Saudi Arabia has moved one step closer to listing Aramco's national oil giant in its exchange, releasing its initial prospectus late Saturday for what has been identified as the world's largest initial public offering.
However, the energy giant has indicated that it will not disclose how much it plans to sell the company or raise it from the offering until early December, depending on the investor's final demand.
After months of uncertainty over how much Aramco plans to list, the more than 600-page prospectus provides more information about the company's operations. The Saudi government aims to show investors why it believes the Saudi Arabian Oil Co, known as Aramco, should be valued more than oil and gas peers.
The key details of investors are focused on the missing. The company is repeating plans to pay an annual dividend of at least $ 75 billion by 2020 and has signed increases as well as special dividends may follow over time. investment premium that generates stable income. However, without knowing the valuation Aramco is targeting from the IPO, it is difficult for investors to accurately compare the state-owned energy company's dividend yield with publicly traded rivals such as Exxon Mobil Corp. among others.
It is not uncommon for companies to hold the target amount of shares to sell and the scope of appreciation for an IPO in an initial prospectus if demand for the offering is unclear. The Aramco IPO has been among the most watched offerings in recent years due to its size and its role in raising funds to help the country diversify its economy.
In the prospectus, Aramco indicated that it would determine the IPO pricing and the percentage of the company to be offered at the end of the book development period. Running from November 17 through December 4, at which time institutional investors are expected to submit orders. Individual investors have until November 28 to submit a request for shares, according to the prospectus. Aramco and its advisors will use this shopping season to determine the size and issue-based pricing required on the company's previous listing of local Tadawul stock exchanges.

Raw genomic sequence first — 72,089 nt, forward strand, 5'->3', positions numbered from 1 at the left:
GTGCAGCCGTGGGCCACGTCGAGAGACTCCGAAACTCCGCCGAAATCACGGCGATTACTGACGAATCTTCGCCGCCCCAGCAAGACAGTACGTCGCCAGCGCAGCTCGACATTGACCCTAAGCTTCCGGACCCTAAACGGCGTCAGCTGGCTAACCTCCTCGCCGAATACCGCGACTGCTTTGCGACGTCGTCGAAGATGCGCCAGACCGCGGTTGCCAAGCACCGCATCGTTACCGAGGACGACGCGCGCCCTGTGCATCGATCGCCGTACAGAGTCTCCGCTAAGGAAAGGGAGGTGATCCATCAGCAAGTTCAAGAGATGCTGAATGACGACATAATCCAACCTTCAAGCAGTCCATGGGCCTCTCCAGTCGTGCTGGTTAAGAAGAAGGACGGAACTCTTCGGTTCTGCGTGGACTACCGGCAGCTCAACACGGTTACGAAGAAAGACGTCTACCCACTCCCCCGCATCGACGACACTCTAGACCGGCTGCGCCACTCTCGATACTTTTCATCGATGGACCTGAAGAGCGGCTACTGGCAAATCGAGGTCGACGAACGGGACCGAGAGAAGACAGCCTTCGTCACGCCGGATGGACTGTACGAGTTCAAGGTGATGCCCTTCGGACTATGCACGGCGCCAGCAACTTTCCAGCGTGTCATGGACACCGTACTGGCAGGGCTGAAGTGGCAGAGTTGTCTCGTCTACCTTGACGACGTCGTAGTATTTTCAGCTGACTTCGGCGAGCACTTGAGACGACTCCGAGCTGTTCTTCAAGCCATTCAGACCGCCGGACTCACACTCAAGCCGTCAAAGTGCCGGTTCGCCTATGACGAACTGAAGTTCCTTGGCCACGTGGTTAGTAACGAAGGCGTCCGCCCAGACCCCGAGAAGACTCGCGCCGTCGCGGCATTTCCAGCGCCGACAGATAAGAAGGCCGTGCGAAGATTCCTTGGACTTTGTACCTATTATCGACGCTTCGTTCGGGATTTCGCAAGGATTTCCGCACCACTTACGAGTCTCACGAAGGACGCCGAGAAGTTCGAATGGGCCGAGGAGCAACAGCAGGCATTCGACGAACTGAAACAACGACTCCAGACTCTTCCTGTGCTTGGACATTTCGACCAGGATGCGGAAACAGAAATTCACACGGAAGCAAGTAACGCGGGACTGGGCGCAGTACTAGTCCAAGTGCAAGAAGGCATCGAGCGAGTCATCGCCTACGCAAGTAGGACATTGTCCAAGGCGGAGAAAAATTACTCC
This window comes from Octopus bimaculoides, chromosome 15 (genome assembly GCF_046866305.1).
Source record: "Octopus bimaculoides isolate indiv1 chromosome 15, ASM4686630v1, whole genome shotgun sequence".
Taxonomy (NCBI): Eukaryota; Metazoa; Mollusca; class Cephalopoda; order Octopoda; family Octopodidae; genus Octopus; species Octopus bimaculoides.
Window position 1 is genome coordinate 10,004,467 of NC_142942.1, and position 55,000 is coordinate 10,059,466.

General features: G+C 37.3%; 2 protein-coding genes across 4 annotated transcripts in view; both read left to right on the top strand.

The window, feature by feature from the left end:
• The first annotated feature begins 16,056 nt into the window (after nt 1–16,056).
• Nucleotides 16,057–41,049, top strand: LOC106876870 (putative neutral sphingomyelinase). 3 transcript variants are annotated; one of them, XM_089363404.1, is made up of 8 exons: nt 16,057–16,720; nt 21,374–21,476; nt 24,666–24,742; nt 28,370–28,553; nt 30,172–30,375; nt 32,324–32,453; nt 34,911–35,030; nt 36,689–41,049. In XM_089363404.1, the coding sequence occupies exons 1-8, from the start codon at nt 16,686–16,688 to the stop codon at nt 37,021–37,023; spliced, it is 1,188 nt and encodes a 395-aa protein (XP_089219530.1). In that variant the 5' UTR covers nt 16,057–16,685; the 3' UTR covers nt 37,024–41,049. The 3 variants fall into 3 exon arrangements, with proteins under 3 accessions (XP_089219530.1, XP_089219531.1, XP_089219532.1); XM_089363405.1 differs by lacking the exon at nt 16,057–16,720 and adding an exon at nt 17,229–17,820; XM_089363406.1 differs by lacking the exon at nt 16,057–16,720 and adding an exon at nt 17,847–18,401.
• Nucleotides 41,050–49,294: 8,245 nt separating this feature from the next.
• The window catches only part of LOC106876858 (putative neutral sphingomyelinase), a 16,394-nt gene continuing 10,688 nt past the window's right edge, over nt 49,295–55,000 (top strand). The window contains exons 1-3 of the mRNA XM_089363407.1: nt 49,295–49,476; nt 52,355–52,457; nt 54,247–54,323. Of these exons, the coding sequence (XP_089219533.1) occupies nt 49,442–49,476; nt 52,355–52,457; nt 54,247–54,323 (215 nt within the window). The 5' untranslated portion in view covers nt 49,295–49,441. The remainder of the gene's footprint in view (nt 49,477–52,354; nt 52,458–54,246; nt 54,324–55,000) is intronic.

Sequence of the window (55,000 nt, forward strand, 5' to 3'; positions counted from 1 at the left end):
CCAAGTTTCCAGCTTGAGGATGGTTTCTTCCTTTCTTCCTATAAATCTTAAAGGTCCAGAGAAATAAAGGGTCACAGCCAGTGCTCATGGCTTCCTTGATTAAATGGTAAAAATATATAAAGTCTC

Crown Prince Mohammed bin Salman, the daily ruler of the kingdom. , putting the company's value at $ 2 trillion. But bankers working on the deal say Aramco's valuation is between $ 1.3 trillion and $ 1.7 trillion. In an online roadshow presentation last week, Aramco said the oil giant would cost $ 1.5 trillion at an oil price of $ 45 a barrel; $ 1.76 trillion to $ 65; and $ 2.1 trillion to $ 75.
Brent crude, the global benchmark, closed at just under $ 62.61 a barrel on Friday.
Aramco says it can generate a return on capital, a key measure of investors, which is 30% -35% per annum compared to 5% -10% achieved by peers such as BP PLC, achieved by Royal Dutch Shell PLC and Exxon in recent years, according to an investor presentation.
To advance the sale, Aramco has negotiated sovereign-wealth funds in Abu Dhabi, Singapore and Malaysia and organized meetings with the Chinese government, but none of the funds are currently committed to buy at the IPO, the report said. The Wall Street Journal. Aramco is also expected to rely on the Saudi pension fund, which is largely run by the government, to buy the offer.
The prospectus issued on Saturday underscores Aramco's investment risks. Most for investors is probably the relationship between Aramco and the government, led by Prince Mohammed. The economy is fueled by the oil sold by Aramco, and although the Saudi leader wants to use the proceeds of the list to invest in new non-oil industries, he may still have to tap the firm for dividends.
Other dangers listed range from falling from climate change to demand and oil prices to potential disruption of oil production from terrorist attacks and other forms of armed conflict. Investors have raised concerns about the security of Aramco's assets following attacks on oil facilities in September that knocked down half the company's production.
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